Patentleft

From Wikipedia, the free encyclopedia

Patentleft (also patent left, copyleft-style patent license or open patent) is the practice of licensing patents (especially biological patents) for royalty-free use, on the condition that adopters license related improvements they develop under the same terms. Copyleft-style licensors seek "continuous growth of a universally accessible technology commons" from which they, and others, will benefit.[1][2]

Patentleft is analogous to copyleft, a license which allows distribution of a copyrighted work and derived works, but only under the same terms.

Uses

The Biological Innovation for Open Society (BiOS) project implemented a patentleft system to encourage re-contribution and collaborative innovation of their technology. BiOS holds a patented technology for transferring genes in plants, and licenses the technology under the terms that, if a license holder improves the gene transfer tool and patents the improvement, then their improvement must be made available to all the other license holders.[3]

The open patent idea is designed to be practiced by consortia of research-oriented companies[4] and increasingly by standards bodies. These also commonly use open trademark methods to ensure some compliance with a suite of compatibility tests, e.g. Java, X/Open both of which forbid use of the mark by the non-compliant.[citation needed]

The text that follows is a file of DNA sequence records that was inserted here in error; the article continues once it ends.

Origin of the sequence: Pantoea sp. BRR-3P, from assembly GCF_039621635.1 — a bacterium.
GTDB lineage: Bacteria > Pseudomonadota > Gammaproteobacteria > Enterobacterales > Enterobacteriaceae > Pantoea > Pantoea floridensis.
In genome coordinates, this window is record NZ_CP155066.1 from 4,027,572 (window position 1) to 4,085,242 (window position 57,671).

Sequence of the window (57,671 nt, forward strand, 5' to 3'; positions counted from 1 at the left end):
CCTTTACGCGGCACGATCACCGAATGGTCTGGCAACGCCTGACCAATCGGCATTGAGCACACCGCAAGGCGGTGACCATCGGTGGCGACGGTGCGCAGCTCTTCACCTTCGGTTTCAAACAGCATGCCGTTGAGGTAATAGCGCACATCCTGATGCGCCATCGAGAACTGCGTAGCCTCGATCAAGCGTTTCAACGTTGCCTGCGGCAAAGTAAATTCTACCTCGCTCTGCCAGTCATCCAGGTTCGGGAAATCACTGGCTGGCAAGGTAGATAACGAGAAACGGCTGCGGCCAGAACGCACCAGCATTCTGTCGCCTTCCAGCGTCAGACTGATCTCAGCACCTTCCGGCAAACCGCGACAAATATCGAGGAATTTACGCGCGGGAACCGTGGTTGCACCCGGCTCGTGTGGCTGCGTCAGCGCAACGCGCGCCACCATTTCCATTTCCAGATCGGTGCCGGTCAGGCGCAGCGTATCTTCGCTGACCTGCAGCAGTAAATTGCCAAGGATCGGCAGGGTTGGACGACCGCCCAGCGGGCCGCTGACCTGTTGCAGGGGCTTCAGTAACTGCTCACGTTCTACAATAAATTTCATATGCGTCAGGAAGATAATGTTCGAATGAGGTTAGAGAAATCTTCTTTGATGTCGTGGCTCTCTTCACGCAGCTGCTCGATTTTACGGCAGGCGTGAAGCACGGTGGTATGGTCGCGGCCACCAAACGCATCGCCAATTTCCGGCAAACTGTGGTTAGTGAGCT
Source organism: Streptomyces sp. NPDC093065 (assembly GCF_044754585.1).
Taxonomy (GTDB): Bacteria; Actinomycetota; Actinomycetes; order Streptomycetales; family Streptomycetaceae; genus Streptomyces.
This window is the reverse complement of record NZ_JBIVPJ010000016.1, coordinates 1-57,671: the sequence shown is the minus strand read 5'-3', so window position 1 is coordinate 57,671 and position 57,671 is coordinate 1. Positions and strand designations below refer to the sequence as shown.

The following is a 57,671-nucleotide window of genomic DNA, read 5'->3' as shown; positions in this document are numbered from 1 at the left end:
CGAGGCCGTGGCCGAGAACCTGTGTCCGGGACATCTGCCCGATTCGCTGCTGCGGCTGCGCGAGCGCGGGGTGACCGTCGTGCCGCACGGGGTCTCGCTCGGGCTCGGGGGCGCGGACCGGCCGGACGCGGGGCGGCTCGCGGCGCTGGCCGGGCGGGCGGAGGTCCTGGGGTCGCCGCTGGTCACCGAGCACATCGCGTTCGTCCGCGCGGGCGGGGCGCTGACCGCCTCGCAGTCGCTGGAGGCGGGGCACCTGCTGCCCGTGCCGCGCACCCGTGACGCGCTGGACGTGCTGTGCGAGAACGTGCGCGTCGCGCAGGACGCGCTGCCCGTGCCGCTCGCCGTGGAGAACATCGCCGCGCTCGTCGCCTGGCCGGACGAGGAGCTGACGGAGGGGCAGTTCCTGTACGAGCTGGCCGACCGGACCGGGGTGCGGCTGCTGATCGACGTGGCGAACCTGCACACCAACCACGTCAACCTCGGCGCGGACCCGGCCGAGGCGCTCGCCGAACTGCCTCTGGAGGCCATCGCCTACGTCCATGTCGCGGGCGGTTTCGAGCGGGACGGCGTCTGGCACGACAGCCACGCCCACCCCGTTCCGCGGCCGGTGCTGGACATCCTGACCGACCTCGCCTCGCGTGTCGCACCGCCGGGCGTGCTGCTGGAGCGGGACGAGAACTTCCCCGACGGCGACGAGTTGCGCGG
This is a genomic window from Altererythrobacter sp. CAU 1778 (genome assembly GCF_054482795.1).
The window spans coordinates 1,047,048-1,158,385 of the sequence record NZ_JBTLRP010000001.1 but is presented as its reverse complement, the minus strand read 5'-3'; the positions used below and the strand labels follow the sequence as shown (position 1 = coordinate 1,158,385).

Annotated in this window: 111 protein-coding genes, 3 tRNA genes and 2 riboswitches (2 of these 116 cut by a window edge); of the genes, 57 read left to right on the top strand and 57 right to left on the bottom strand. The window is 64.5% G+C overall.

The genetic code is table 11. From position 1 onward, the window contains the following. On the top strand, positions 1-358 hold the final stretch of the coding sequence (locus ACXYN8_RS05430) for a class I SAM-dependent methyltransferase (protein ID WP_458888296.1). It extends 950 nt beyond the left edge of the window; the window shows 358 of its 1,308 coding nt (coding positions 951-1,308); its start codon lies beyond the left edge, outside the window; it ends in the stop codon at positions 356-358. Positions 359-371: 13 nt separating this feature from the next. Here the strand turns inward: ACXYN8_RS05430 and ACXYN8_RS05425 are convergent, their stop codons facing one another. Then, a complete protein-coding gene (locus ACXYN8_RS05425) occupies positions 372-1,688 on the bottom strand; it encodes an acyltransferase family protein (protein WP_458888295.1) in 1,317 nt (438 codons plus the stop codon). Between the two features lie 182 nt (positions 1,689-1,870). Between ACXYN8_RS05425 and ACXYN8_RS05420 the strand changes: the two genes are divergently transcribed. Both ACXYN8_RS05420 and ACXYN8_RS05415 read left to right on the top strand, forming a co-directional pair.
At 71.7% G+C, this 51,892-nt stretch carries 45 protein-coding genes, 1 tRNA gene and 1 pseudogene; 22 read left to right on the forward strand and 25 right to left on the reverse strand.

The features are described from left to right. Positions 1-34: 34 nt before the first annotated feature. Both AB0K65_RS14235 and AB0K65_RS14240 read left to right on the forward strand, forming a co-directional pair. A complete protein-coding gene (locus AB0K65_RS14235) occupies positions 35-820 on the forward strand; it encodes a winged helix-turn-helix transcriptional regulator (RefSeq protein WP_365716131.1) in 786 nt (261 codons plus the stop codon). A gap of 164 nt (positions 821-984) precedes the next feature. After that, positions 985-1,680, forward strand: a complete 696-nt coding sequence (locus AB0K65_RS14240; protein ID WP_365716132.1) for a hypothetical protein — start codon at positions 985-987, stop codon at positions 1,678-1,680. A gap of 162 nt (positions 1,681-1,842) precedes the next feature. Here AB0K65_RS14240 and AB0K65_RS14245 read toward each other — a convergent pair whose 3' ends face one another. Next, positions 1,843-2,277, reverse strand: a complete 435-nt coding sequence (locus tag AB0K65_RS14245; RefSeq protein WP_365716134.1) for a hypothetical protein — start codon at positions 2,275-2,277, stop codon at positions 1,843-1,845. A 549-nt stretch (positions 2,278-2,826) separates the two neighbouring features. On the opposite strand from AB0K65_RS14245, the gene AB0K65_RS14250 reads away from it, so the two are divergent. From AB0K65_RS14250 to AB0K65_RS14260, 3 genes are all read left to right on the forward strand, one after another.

On October 12, 2001 the Free Software Foundation and Finite State Machine Labs Inc. (FSMLabs) announced a GPL - compliant open-patent license for FSMLabs' software patent, US 5995745 . Titled the Open RTLinux patent license Version 2, it provides for usage of this patent in accordance with the GPL.[5]

Example

Person A has a patent, and licenses it under a patentleft license.

Person B has two patents in her product and wants to use Person A's patents in that product. Person B also wants to charge royalties for her two patents. She decides to use Person A's patent, but now must license her patents, royalty-free, under the same terms as Person A's patent.

Person C has three patents in his product and wants to use Person B's two patents in that product, but doesn't want to use Person A's patent. Person C also wants to charge royalties for his three patents. He decides to use Person B's patent, but now must license his patents, royalty-free, under the same terms as Person A's patent.

See also

References

  1. ^ Hope, Janet (2008). Biobazaar: The Open Source Revolution and Biotechnology. Harvard University Press. pp. 176–187. ISBN 978-0-674-02635-3. doi:10.1007/b62130. 
  2. ^ Open Patent license proposal at openpatents.org
  3. ^ John T. Wilbanks and Thomas J. Wilbanks, "Science, Open Communication and Sustainable Development", 13 April 2010, "[1]"
  4. ^ Cambia Biosciences Initiative
  5. ^ FSF/FSMLabs press release for the RTLinux Open Patent License, October 12, 2001.

Further reading

  • Ménage, Guillaume; Dietrich, Yann (March 2010). ""Patent Left"" (PDF). Les Nouvelles. Licensing Executives Society International: 42–46. Archived from the original (PDF) on 2011-07-16. Retrieved 2010-11-30. 
  • Richard Stallman (1999-06-22). "On "Free Hardware"".  — Richard Stallman criticizes patentleft because of cost of applying for patents

External links

  • http://www.openpatents.org/
  • Open Hardware Licenses


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